- Credit and debit card giant Visa invested in cross-border payment provider Remitly and extended a service partnership with the Seattle-based fintech to continue their joint international money transfer service, according to a press release Tuesday.
- Remitly, which provides a phone app that lets users send money to people in other countries, plans to use the capital to accelerate expansion of its money transfer network. It markets its services to immigrants, seeking to disrupt the $600 billion "remittances" market with its mobile-first technology.
- Since Remitly was founded in 2011, it has attracted about $400 million in investments from at least a dozen investors, including Generation Investment Management, Stripes and Bezos Expeditions.
Visa and Remitly first partnered in 2019 when Remitly connected its money transfer services to the Visa Direct real-time "push payments platform." At that time, payments using their joint services could be sent to "multiple countries," but now Remitly says its payments can be received at Visa Direct eligible institutions in some 43 countries.
This is Visa's first investment in Remitly. A Remitly spokesperson declined to comment on how much money Visa invested or what size stake it purchased. Visa didn't respond to a request for comment.
Consumers in the U.S. can use Remitly to send payments to about twice as many countries as was possible through the company at the start of 2020, the company said in its press release Tuesday announcing the new link to Visa.
"Over the last two years, our partnership with Visa and integration of Visa Direct, has bolstered our cross-border money transfer network and provided our customers with even more options to send and receive money all over the world," said Remitly CEO Matt Oppenheimer said in the Tuesday release.
Overall, Remitly provides cross-border money transfers from 17 sending countries, with receipt possible in some 100 counties. The transfers are made to bank accounts, physical debit cards, cash pick-up locations, mobile wallets, or recipients' doors, Remitly said in a statement responding to questions from Payments Dive.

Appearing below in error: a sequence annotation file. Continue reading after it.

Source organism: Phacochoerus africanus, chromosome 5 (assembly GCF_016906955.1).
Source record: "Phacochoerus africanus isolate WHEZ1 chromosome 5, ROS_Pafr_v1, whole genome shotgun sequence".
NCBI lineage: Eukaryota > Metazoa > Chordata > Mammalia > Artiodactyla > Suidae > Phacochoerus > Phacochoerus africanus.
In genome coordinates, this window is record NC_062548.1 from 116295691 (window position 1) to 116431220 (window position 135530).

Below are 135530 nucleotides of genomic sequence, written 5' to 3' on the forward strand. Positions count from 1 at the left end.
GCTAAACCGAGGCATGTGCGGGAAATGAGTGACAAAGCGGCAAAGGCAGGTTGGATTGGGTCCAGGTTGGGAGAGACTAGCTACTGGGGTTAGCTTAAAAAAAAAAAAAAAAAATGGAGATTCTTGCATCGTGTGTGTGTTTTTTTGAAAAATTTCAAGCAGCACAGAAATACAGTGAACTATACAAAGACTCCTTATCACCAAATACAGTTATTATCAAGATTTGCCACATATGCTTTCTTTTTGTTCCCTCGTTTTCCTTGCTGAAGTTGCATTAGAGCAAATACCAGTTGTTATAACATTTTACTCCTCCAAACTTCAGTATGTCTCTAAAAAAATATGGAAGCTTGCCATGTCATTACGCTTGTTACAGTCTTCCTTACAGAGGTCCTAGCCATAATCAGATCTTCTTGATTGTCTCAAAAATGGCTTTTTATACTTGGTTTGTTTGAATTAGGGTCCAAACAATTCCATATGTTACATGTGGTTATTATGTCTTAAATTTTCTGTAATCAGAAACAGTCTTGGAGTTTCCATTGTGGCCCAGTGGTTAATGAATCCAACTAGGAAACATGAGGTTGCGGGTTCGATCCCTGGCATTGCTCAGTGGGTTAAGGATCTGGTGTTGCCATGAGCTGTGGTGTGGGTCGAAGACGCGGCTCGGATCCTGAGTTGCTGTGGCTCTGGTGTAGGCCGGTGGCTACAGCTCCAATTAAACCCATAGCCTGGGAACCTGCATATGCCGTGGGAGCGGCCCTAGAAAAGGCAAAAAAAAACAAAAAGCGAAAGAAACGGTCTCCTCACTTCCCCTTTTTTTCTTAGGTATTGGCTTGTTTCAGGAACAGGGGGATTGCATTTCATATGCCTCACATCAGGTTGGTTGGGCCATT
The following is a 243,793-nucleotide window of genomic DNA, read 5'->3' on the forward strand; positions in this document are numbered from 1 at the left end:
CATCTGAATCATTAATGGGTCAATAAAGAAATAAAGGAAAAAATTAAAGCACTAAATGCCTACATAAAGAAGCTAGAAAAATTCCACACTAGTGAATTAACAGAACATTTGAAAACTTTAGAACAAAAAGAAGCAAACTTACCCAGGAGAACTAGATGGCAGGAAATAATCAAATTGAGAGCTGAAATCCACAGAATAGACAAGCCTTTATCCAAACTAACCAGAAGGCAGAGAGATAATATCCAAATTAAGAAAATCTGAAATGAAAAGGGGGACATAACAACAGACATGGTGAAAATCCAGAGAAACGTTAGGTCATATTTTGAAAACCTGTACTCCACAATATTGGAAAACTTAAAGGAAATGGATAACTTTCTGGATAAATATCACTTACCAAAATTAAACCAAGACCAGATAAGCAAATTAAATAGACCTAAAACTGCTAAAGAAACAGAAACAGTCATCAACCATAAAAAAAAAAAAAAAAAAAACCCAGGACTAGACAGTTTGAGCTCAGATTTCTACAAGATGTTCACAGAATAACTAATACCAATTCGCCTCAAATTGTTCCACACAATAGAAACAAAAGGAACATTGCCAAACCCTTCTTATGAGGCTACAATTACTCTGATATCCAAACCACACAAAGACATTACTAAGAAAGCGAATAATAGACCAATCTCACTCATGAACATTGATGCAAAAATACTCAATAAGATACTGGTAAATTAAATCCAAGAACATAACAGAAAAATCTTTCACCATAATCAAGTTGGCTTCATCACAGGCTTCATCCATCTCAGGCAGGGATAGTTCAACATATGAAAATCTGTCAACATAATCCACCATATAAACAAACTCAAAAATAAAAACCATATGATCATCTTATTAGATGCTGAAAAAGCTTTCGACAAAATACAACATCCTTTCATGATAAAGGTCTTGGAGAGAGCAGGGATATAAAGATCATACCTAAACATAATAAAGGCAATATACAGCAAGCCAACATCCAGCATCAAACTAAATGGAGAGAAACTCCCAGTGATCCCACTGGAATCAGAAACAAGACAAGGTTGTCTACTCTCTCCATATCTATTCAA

A spokeswoman for Remitly declined to specify the cost of the services, other than to say they vary, depending on the countries, currencies, and amounts involved, among other factors. Using the company’s online fee calculator for ten random examples for sending money from the U.S. to different countries, the fees most frequently were $3.99, but in two cases there was no fee and in one case it was $18.99, yielding a charge up to 8% of the amount sent.
While Remitly's "vision is to transform the lives of immigrants and their families," the service is not limited in any way to immigrants, the company said in the statement. "Remitly's customers and their recipents care about speed, and through its partnership with Visa and Visa Direct, Remitly enables its customers to quickly send funds to their loved ones," the statement said.
Visa and Remitly face competition from other big tech companies, including Google Pay, which recently said its enabling peer-to-peer payments from people in the U.S. to Singapore and India, through a partnership with Western Union and Wise.
Despite the race to add service, the World Bank estimated that such payments by migrant workers declined last year in the wake of the COVID-19 pandemic because of weaker economic conditions and lower employment, among other factors.
Clarification: The story was updated to clarify prior Remitly comments regarding transfers and fees. The update also adds information regarding fees.